Let’s just get this out of the way: Zatoichi does indeed include a big tap-dancing production-number finale complete with overhead Busby Berkeley shots, as reviewers have made much of. And, yep, the splashy ending actually works within the confines of this original and unique film. What I’ve not seen really addressed, though, is why it works.
This unexpected flourish doesn’t just spring up out of nowhere. Kitano has carefully and deliberately placed increasingly involved, incipient musical numbers throughout his film, working on the building-rhythm style of which cineastes will be familiar from the opening of Rouben Mamoulian’s Love Me Tonight. So when Zatoichi finally bursts into that final production-number spectacular, the viewer has been primed for it; it seems the stylistic culmination of the film. In a sense, though, this grand climax is merely a logical extension of the modern martial-arts film, where the fights are increasingly done in the style of musical numbers.
It’s only been a few weeks since I noted this tendency in Hero; Kitano’s film merely takes it one step further. However, there’s a lot more to Zatoichi than its crossover into musical hybrid. It’s quite different from Chinese martial arts films even in its basic approach. The fights are just as fanciful, but in a markedly different way: They rely on unbelievable swordplay and outguessing the opponent’s next move — both acceptable in the context of the film — and are here distinguished by an extremely high blood-letting quotient. Most of the violence isn’t likely to curl the toes of the squeamish, however, since the reality factor lands somewhere in between Monty Python (think the “Sam Peckinpah’s Salad Days” skit from the TV show) and Quentin Tarantino’s Kill Bill Vol. 1.
OK, there is one pretty graphic depiction of slicing through an opponent’s arm to get to his body that caused even me to wince (despite the fairly obvious use of a wax limb) plus innumerable bits of rampant dismemberment; yet rarely is there a suggestion that any of this is to be taken all that seriously. I mean, we’re talking about a movie in which Japan’s best swordsman, Zatoichi (Kitano under his acting name of Beat Kitano), is blind; where one of the main characters is a geisha drag queen (and happy about it, thank you); where peasants hoe fields in rhythm; where a certifiable loon wearing a sumo diaper and sporting a spear occasionally runs through scenes for no apparent reason; and … I think you get the idea.
Story-wise, there’s not all that much here. Zatoichi, who is invariably referred to by his trade as a masseur, is a wandering samurai who happens to fall in with a duo out to revenge themselves on those responsible for the deaths of their parents. The rest is mere embellishment involving Zatoichi’s friendship with a no-account gambler (Gadarukanaru Taka) and his aunt (Michiyo Ookusu), and a rather basic film noir subplot about gangsters employing a protection racket to take over a town.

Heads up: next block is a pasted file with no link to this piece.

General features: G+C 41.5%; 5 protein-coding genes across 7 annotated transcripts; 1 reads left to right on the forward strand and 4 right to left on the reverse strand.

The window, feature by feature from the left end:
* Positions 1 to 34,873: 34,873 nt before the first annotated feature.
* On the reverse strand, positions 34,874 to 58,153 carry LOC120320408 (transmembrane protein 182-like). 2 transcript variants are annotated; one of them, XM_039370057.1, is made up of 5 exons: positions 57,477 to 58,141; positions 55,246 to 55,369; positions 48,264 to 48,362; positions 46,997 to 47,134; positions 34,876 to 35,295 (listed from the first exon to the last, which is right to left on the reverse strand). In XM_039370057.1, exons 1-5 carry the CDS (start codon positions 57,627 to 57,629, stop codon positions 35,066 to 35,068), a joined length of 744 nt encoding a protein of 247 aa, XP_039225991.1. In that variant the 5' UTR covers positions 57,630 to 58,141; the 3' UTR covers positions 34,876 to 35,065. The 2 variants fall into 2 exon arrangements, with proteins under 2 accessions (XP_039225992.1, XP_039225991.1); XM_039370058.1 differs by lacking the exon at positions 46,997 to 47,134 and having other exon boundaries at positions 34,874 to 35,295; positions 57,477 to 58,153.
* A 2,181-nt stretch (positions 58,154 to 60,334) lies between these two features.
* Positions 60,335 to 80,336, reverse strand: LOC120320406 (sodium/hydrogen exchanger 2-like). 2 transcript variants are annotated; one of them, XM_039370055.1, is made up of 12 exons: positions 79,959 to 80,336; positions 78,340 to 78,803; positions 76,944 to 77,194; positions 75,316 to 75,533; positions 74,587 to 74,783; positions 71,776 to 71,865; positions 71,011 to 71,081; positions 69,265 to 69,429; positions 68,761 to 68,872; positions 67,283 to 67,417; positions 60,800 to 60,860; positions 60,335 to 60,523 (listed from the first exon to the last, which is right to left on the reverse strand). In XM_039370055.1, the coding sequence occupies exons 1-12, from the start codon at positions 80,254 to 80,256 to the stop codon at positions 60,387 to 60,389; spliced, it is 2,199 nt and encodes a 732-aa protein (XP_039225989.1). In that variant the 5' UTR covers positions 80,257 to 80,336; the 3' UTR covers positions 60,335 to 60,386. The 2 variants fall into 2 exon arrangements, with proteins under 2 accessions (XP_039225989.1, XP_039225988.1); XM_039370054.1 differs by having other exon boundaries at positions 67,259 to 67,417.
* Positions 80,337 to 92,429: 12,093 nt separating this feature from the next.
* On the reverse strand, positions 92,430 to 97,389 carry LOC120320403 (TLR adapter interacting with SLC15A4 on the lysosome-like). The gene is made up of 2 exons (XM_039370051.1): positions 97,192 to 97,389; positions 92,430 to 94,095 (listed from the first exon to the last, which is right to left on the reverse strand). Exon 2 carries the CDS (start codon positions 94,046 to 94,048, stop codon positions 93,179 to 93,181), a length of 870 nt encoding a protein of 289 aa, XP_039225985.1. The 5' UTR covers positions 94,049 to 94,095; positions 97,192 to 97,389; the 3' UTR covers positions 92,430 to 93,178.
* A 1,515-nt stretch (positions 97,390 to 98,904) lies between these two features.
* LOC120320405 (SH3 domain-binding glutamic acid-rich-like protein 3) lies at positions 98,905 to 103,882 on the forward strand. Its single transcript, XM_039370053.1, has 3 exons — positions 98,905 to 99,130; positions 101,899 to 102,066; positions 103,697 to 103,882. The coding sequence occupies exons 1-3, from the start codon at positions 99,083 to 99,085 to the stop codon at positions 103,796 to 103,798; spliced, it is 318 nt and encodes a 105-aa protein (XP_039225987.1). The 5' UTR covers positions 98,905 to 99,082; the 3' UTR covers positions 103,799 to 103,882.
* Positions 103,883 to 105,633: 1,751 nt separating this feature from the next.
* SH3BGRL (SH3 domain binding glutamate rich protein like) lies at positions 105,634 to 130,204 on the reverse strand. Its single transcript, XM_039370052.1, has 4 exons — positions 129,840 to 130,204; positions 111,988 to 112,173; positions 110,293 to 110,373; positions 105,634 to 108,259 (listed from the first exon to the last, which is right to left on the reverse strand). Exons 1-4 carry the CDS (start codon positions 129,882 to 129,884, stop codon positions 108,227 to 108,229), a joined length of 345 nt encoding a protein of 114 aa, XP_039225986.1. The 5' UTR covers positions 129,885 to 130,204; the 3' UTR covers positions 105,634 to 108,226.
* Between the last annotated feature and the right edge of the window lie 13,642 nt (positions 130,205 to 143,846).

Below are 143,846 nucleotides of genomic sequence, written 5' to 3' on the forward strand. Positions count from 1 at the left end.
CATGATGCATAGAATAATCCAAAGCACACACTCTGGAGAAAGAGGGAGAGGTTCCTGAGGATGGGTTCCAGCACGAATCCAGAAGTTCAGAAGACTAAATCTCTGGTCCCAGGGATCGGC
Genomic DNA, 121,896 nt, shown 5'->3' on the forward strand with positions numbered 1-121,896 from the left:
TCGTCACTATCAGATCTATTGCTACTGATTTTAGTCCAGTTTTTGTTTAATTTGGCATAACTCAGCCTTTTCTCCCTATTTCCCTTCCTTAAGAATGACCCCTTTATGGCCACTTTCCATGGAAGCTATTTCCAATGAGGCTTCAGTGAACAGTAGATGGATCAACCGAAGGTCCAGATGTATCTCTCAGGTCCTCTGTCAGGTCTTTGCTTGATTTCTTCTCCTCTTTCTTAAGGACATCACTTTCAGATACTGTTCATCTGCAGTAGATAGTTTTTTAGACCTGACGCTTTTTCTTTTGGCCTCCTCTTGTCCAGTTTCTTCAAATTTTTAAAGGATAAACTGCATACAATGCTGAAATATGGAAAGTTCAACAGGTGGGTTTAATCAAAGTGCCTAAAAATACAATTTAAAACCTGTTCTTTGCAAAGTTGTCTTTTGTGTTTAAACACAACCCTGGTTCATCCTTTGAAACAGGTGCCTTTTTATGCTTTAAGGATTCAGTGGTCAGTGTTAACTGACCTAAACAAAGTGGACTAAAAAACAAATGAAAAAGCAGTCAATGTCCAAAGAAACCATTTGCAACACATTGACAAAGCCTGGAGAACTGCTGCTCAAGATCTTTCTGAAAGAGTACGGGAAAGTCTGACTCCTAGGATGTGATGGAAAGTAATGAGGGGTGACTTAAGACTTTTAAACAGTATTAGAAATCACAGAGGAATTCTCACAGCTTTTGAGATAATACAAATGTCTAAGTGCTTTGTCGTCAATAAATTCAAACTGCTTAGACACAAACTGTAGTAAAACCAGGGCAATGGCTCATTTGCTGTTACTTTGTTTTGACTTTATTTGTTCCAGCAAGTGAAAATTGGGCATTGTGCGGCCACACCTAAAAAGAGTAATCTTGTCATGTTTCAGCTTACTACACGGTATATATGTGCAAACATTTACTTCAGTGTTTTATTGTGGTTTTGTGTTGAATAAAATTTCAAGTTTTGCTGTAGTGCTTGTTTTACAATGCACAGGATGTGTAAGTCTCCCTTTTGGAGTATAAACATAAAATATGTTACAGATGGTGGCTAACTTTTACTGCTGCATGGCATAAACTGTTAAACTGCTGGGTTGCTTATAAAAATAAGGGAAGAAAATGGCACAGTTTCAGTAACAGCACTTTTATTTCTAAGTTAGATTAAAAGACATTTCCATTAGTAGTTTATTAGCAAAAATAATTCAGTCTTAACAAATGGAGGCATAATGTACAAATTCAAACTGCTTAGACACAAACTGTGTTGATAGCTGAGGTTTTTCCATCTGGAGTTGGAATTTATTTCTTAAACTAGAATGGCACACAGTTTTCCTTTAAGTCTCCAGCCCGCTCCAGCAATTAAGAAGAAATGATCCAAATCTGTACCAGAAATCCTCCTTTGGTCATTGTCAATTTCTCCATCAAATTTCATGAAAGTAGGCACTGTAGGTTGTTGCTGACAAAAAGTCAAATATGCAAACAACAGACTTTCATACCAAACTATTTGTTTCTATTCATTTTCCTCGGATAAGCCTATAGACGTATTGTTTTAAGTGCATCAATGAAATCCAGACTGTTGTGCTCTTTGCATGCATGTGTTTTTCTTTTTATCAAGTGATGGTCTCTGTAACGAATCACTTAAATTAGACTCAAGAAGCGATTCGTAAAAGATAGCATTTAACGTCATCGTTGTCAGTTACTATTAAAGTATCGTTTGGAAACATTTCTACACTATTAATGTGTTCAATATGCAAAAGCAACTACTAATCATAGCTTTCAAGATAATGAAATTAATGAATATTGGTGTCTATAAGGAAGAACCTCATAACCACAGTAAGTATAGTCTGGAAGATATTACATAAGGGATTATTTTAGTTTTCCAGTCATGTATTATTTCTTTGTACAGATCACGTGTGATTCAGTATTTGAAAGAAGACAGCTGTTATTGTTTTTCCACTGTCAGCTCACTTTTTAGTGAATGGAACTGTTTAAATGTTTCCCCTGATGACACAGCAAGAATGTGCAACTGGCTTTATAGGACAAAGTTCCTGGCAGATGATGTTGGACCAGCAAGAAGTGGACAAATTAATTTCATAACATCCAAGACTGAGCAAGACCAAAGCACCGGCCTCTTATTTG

If all that makes the film sound like a very peculiar hybrid, fair enough; it is. Yet Zatoichi is successful in that it retains its own personality even while echoing other films and genres. Other than the apparent Mamoulian reference, there’s very little in this film that specifically evokes another movie. Rather, Kitano evokes what appears to be his memory-filtered idea of other genres, and makes all of it his own. The character of Zatoichi is taken from a series of Kan Shimozawa novels that have already been turned into a successful series of movies. However, as with Kitano’s other inspirations, this one seems very much his own personal take on Shimozawa.
Astonishing as Zatoichi is in many ways, it’s hardly perfect. It starts strong, but after the first 15 minutes, it falters and drags a bit, only to redeem itself at about the halfway mark. But once the film sets up its complex interweavings of characters, plot and subplot lines, it moves with the precision of its blind hero. Flawed as Zatoichi is, it’s one of those lovely cinematic experiences that surprises you while you’re watching it, but afterward seems very precisely structured toward a predetermined end.
Everything finally fits and makes sense without ever seeming predictable. Few movies can manage that, and fewer still do while maintaining such an intensely personal style. Unfortunately, Asheville seems largely uninterested, judging by the fact that only 10 other people were in the audience on Friday night. Whether it’s the fear of foreign-language films or the fact that Zatoichi didn’t have the publicity boost that made viewers go beyond their prejudices against subtitles with Hero, I don’t know.
I do know that anyone looking for a truly unusual work by a filmmaker with a distinctive personality — increasingly rare in these cookie-cutter-movie days — is missing out by not getting to the theater with all possible speed to see Zatoichi. It probably won’t be around long.
— reviewed by Ken Hanke